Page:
In the Sanofi deal, Nurix receives $55 million up front and is eligible for up to about $2.5 billion in total payments based on achieved milestones. To start, Nurix will design small molecules to induce degradation in three specific targets while Sanofi has the option to up the ante to five targets. Sanofi receives exclusive rights and will handle clinical development and commercialization and Nurix retains the option to co-develop and co-co-promote up to two products in the U.S.
For Arthur Sands, Nurix’s CEO, the proof in a deal’s pudding is the up-front payment, which he termed for this collaboration as “significant” and “substantial.”
“It’s always important to look at the up-front,” he told BioWorld. “That defines the magnitude of the commitment overall.”
Last June, Nurix inked a deal worth a potential $2.75 billion with Gilead Sciences Inc., and five years ago it entered a collaboration with Celgene Corp. by receiving a significant up-front fee.
The Sanofi agreement means Nurix will hire some additional staff (it currently has 95 full-time employees) but the company’s infrastructure is in place as the technology is prepped to initiate and follow through on the deal, including the company’s DNA-encoded library.
“That’s the key first step, to initiate screening of these novel targets,” Sands said.
For programs that Nurix exercises its option to co-develop and co-promote, the two companies will split U.S. profits and losses 50-50. Nurix is eligible to receive royalties on ex-U.S. net sales on all optioned products.
“Those options are important for Nurix to further develop its own product portfolio,” Sands added. “Those are very valuable rights.”
The Sanofi deal excludes Nurix’s lead degradation programs, so Nurix also retains all the rights to those.
Nurix's platform can produce small-molecule candidates that are activators or inhibitors of both E3 ubiquitin ligases – the last in a series of three enzymes controlling placement of ubiquitin onto a protein, making it a key regulator in determining proteins' fates – and E2 ubiquitin-conjugating enzymes, a capability allowing them to disrupt or enhance protein-protein interactions.
Looking back at how the deal came together, Sands said the company is always in the mix by talking to potential partners. This deal, he said, took about a year to gel, starting with strategic conversations “with those who are cognizant of how the field is moving and where a company wants to go in terms of partnerships. The detail work and diligence usually take six months of real documentation.”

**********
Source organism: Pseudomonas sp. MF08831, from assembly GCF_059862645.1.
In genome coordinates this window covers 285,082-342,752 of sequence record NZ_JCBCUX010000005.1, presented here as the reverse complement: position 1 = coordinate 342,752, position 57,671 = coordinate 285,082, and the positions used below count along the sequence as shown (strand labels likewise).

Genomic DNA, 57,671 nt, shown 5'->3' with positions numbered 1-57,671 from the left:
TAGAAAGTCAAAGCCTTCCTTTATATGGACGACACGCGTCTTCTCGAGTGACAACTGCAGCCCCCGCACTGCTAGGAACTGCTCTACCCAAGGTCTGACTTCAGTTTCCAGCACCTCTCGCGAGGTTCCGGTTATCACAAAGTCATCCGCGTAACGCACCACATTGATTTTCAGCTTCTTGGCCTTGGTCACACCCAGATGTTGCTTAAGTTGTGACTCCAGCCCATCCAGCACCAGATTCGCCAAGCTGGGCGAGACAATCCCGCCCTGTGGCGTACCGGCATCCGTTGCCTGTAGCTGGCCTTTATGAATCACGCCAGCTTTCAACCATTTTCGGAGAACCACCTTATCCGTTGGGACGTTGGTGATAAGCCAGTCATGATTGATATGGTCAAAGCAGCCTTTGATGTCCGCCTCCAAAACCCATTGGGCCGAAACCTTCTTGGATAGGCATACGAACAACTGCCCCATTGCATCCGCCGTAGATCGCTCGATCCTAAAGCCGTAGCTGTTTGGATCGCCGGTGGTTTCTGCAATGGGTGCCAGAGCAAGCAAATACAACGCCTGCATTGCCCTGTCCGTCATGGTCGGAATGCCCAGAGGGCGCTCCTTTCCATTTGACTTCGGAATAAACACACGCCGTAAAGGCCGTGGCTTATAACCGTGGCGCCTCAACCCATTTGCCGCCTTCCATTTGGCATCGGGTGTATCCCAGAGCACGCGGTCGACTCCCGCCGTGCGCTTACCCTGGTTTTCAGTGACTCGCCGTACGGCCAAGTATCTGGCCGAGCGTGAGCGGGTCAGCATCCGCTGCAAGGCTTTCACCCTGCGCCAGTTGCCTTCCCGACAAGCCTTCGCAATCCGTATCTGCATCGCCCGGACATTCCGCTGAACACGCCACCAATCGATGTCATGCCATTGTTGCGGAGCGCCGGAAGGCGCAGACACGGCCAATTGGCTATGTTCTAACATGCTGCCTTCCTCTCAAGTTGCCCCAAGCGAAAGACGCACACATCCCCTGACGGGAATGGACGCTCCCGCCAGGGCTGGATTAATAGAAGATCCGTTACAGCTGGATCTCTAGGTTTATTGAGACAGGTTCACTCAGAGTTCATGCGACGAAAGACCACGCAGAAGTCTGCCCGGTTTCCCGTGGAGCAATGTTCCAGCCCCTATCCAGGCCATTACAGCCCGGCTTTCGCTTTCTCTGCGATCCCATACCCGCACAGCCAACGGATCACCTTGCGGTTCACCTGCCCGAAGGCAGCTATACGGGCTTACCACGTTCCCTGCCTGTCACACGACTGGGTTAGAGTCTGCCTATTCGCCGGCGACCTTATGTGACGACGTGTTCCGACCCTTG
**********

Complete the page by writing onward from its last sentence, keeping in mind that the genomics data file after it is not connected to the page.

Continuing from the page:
Gilead completed its massive deal with Nurix in June for E3 ligase modulating targeted protein degradation drugs for treating cancer and other diseases. In the multiyear collaboration, Nurix will identify agents using E3 ligases to induce degradation of specified drug targets, and Gilead will have an option to license drug candidates directed to up to five targets resulting from the work. Nurix retained the option to co-develop and co-detail up to two programs in the U.S.
In the Gilead deal, Nurix received $45 million up front and is eligible for about $2.3 billion in total additional payments based on the successful completion of certain research, preclinical, clinical, regulatory and commercialization milestones as well as up to low double-digit tiered royalties on net sales. For programs Nurix opts to co-develop and co-detail, the parties split development costs as well as profits and losses 50-50 for the U.S., with Nurix eligible for royalties on ex-U.S. sales and reduced milestone payments.
Back in 2015, Celgene tapped Nurix to discover and develop several new therapies targeting the ubiquitin proteasome system for the treatment of cancer, inflammation and immune disorders. The deal includes a $150 million up-front payment for Nurix, plus an undisclosed equity investment, validating earlier seed and series B investments by Third Rock Ventures and the Column Group that established the company.
Nurix is centralized in Mission Bay, a neighborhood on San Francisco’s east side.